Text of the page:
[Featured image by Philip Zimbardo via Wikimedia Commons | Cropped and scaled | CC BY-SA 4.0]

MK Ultra

To put it pretty simply, MK Ultra sounds a lot like "The Manchurian Candidate." The idea that Cold War-era communist countries were somehow brainwashing American soldiers overseas was, in fact, a very real concern. And so, naturally, the U.S. government decided to try and weaponize mind control themselves, with all of that research getting rolled up under the purview of MK Ultra.

The project was fairly wide reaching, including just about any experiment that had to do with psychological manipulation. Hypnosis was quite possibly the most tame method, especially considering that electro-shock therapy and exposure to radiation or mind-altering drugs were also on the table. What's more, the actual means by which these experiments were carried out were far from ethical. Participants in these studies often weren't fully aware of exactly what they were signing up for, and even if you were to look past the dubious consent, then you'd find that MK Ultra targeted specific groups. Prisoners and patients in mental hospitals were easy targets, and the stories of their experiences are harrowing — feeling like their bones were melting or losing their ability to understand they were human was just the start.

Unsurprisingly, all of this was done in secret, with the CIA denying they were capable of such things. But word began to get out in the early 1960s, with congressional hearings taking place in the 1970s. Ultimately, those hearings weren't too effective — CIA staff claimed not to remember, and files were very conveniently destroyed — so the exact details might be even worse than those the public is aware of.

Operation Midnight Climax

In 1955, you could easily find an unassuming little house in San Francisco, tucked away on Chestnut Street. Outwardly, there wasn't much you could say about it, but if you started to pull away the curtains, you'd find something much more sinister: This was actually the site of a CIA experiment, one called Operation Midnight Climax.

To be technical about things, Midnight Climax was just one part of MK Ultra, the CIA's wide-reaching experimentation surrounding mind control, but it was awful enough to build up a notoriety all its own. Specifically, it was meant to focus on a particular fascination with LSD, but the execution was hardly scientific. Sex workers were hired to lure unsuspecting victims to the house, and once there, these victims became unwitting subjects, dosed with LSD. Meanwhile, behind the two-way mirror, those in charge of the experiment would just sit and watch. All while apparently having a pretty good time.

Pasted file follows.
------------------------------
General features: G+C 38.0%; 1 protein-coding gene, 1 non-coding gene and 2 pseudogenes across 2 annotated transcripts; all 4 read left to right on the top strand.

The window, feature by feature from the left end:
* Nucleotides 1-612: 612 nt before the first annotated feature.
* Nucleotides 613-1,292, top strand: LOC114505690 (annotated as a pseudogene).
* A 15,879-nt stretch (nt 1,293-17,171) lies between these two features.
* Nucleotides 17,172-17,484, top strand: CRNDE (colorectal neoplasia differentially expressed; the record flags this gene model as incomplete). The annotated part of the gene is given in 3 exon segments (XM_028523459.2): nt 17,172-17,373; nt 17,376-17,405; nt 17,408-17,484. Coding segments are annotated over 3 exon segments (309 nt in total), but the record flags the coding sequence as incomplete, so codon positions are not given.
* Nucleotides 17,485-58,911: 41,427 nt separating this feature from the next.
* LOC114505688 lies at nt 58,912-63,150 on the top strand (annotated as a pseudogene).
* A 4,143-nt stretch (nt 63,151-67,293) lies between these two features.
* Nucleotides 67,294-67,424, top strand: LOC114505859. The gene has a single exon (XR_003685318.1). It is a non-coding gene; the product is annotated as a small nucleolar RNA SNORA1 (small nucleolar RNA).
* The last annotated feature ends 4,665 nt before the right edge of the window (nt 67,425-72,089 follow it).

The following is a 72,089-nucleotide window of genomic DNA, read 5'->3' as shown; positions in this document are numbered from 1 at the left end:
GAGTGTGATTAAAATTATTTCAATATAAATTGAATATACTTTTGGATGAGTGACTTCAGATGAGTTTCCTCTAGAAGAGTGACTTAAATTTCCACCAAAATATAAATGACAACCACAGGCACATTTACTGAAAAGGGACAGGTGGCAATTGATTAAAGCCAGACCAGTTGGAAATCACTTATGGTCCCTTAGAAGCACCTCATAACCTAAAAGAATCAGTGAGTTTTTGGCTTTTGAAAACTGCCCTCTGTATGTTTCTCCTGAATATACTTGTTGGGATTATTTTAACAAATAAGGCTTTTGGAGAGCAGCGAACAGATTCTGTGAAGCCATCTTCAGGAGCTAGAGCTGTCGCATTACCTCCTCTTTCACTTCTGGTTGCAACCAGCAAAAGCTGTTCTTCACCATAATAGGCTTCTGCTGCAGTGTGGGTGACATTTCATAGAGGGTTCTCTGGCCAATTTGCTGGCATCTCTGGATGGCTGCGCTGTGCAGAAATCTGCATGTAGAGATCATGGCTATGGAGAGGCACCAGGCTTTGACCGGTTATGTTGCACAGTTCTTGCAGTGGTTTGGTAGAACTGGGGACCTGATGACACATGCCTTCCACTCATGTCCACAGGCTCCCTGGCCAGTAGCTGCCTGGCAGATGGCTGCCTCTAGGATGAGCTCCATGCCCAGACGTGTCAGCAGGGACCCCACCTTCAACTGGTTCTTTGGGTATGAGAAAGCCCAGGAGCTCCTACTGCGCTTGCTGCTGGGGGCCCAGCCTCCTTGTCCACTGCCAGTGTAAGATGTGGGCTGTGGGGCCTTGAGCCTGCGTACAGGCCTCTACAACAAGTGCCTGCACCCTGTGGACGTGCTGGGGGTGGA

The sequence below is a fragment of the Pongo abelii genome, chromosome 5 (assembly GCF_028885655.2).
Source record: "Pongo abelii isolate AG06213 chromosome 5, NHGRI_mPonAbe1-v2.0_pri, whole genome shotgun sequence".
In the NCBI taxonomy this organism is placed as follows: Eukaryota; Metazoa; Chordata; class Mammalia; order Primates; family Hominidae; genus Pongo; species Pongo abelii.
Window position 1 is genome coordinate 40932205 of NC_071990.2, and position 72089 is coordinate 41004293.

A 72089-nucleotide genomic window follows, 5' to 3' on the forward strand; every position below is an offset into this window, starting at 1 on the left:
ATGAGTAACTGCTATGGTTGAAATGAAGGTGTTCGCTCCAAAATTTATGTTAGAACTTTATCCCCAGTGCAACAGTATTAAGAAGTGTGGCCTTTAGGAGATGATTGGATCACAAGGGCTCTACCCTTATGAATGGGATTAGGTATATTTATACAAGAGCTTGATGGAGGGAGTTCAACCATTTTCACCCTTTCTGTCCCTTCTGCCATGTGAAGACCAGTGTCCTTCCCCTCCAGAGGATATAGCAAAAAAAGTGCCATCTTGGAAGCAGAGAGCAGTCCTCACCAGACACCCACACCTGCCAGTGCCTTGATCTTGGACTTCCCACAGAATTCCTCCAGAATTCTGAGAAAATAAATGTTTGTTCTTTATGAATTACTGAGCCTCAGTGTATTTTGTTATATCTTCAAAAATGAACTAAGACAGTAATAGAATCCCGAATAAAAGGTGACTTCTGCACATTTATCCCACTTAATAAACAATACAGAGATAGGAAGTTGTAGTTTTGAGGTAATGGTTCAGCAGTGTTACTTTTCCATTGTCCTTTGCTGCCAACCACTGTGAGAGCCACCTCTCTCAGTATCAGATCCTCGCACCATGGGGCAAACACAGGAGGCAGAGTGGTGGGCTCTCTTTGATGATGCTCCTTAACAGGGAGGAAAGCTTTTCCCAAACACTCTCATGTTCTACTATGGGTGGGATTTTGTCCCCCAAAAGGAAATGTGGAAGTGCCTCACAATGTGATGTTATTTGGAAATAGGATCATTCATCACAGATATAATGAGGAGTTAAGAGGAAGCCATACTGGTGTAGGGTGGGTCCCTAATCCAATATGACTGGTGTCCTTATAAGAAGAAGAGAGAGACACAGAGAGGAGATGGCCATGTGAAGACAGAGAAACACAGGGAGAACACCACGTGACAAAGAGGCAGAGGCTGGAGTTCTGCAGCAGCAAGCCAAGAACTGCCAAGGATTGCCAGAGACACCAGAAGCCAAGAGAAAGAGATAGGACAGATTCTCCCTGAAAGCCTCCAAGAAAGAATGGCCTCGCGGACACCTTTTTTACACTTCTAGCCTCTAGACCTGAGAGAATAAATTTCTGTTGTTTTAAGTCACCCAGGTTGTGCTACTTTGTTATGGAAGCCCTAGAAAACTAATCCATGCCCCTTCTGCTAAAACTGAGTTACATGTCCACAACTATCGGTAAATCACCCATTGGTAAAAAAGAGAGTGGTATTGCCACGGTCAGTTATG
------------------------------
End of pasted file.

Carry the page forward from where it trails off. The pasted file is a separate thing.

The ethics behind this are obviously questionable for many reasons, but it gets even worse. George White — the man who was officially in charge — had intentions rather divorced from drug research: voyeurism. Sure, there were discussions of how to use sex to extract information and the like, but White clearly had more self-serving interests in mind. After all, according to the man himself: "Where else could a red-blooded American boy lie, kill, cheat, steal, rape, and pillage with the sanction and blessing of the All-Highest?" (via The San Francisco Chronicle).

Nazi experiments

It doesn't need to be said that the Nazis committed plenty of atrocities during World War II (and that's putting it very lightly). But there was more to Nazi atrocities than death camps and gas chambers; the medical experiments were a horror show all their own.

Victims of Nazi science were often Jewish or Romani prisoners in concentration camps — usually those who were deemed unfit to work — and their torture was justified under the Nazi regime as being in search of a way to prove racial supremacy. Hardly an acceptable reason, and it was only made all the worse when you considered what the experiments were. Methods of mass sterilization were a popular area of study — awful for both the fact that said methods were actively tested on innocent victims, and the fact that the intentions were, effectively, genocidal. Work was also done when it came to research on disease, though that work was accomplished by knowingly infecting victims just to see what different cures might do. Then, there was also murder, just to have more bodies to study.